I agree that the issue of whether those who torture others have forfeited a chunk of their humanity is a real one. Is torture evil? Yes. And I agree that the speech seems to be directed at what you ("dunno") call polyannish beliefs. Rightly so. To believe that with a little education we can fix evil is unrealistic. (And I say this as an educator who works her tail off to make a difference in how students will choose to live their lives -- also as a professional minister who as such is also an educator.) This is what used to make me nuts, back in my UU days, when they had a brochure (which mercifully does not exist any more as far as I know, and note, I am not trashing all the lovely UUs on this blog who let this happy Anglican barge in and chat) in which the UUA proudly advertised that as a denomination it had more people with master's degrees than any other, or some such. The implication being that this was a reason to join up. To which my answer was, since when did graduate degrees make people compassionate and just? The Nazi doctors were highly educated. I'm still not going to resign from being a professor, or from preparation for ordination as a priest, but one can be uneducated and deeply humane.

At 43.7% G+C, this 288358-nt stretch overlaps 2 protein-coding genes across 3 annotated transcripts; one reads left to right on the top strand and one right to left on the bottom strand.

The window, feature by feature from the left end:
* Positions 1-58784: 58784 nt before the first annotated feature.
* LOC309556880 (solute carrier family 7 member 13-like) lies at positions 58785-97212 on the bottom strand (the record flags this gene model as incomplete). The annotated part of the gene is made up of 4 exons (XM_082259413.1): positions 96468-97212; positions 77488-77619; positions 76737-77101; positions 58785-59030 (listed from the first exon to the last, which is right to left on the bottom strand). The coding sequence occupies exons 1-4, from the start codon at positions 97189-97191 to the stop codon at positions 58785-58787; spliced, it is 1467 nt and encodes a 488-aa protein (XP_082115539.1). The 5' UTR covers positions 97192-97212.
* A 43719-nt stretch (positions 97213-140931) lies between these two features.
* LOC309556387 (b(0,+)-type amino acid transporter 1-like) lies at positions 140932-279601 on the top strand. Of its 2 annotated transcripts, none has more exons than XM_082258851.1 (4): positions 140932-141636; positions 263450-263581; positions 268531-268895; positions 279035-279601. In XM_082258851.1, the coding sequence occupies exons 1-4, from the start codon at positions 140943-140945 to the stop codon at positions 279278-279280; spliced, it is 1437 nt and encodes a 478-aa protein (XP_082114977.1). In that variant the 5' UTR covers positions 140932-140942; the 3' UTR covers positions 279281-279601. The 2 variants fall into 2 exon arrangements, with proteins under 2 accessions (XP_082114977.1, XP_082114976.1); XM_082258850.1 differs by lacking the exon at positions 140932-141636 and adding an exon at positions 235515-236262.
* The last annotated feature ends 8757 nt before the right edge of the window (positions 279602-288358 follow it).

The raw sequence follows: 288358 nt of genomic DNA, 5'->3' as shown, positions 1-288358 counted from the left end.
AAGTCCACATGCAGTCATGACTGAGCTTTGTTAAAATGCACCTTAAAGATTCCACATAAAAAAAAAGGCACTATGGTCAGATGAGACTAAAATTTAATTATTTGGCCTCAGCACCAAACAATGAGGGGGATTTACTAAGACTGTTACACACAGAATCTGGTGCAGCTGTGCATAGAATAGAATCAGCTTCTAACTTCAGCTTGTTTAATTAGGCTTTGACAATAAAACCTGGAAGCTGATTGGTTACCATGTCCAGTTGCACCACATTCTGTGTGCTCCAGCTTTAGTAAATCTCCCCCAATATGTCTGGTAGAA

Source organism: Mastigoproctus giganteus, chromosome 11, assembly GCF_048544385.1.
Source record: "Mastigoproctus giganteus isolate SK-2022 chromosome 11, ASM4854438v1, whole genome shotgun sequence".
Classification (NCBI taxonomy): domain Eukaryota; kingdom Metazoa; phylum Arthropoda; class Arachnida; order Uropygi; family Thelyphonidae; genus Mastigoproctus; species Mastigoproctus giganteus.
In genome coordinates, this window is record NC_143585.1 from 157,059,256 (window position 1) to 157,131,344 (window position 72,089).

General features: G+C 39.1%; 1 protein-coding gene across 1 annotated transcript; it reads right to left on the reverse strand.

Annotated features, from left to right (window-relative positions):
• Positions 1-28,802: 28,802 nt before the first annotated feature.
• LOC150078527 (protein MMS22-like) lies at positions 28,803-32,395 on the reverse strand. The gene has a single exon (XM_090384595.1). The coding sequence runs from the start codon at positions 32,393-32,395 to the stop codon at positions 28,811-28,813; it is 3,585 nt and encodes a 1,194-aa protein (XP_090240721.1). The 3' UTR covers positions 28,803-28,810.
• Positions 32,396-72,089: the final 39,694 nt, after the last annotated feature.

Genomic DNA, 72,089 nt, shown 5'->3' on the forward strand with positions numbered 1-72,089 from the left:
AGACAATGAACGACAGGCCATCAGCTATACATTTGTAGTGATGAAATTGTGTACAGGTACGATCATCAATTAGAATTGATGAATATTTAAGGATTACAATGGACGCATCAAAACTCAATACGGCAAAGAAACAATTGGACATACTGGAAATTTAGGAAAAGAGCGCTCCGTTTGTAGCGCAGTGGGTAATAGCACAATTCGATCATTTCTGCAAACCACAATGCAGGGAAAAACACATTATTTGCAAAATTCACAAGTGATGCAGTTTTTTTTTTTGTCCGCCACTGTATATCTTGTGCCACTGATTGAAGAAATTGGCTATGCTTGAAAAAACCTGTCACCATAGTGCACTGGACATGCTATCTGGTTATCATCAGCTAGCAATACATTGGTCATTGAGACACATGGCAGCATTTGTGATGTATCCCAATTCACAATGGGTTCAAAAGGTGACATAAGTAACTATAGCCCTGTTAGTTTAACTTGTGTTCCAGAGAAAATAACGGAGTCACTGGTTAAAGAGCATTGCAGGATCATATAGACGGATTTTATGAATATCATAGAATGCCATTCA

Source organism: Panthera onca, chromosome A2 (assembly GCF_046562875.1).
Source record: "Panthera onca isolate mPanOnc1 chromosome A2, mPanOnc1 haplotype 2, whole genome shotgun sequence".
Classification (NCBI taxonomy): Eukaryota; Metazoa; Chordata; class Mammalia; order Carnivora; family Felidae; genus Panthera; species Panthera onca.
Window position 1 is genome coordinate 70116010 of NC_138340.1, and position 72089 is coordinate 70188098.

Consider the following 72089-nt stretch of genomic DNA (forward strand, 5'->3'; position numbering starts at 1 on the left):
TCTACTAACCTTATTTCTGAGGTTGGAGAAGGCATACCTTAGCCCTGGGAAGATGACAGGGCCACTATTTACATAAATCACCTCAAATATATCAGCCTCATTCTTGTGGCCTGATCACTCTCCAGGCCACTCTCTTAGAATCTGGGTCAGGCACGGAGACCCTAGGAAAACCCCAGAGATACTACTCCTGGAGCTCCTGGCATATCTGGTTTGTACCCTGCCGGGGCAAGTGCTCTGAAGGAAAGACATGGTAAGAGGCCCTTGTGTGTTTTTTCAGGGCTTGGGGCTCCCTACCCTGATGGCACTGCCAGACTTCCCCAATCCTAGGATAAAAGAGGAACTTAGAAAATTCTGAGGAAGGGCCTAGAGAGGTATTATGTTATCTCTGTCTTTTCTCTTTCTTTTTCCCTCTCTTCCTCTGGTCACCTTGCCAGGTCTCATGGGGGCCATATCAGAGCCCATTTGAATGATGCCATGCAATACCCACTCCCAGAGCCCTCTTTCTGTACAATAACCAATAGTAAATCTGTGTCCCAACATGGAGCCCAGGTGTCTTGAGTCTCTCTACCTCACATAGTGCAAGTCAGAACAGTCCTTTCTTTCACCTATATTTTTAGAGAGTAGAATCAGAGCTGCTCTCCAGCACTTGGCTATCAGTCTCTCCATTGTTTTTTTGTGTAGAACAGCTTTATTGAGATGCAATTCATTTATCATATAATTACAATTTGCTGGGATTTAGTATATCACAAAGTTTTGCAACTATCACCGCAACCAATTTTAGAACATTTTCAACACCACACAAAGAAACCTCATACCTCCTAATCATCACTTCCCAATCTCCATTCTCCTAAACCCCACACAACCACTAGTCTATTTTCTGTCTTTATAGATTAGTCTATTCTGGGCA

Okay, rant button *off* -- I need to go read about church trouble in the 4th century ;-).

Blogger SC Universalist said...

I always thought that mentioning "the inherent worth and dignity of every person" was another way of saying "do unto others as you want them to do to you". Treat people good, not because they deserve it, but because we should just do it. "as you have done it unto one of the least of these, you have done it unto Me"
And do UUs as a group really have trouble with thinking folks who do bad are just misunderstood? Gee, just get them talking about their unfavorite politicians then!
Talk about finger pointing at sinners! Yow!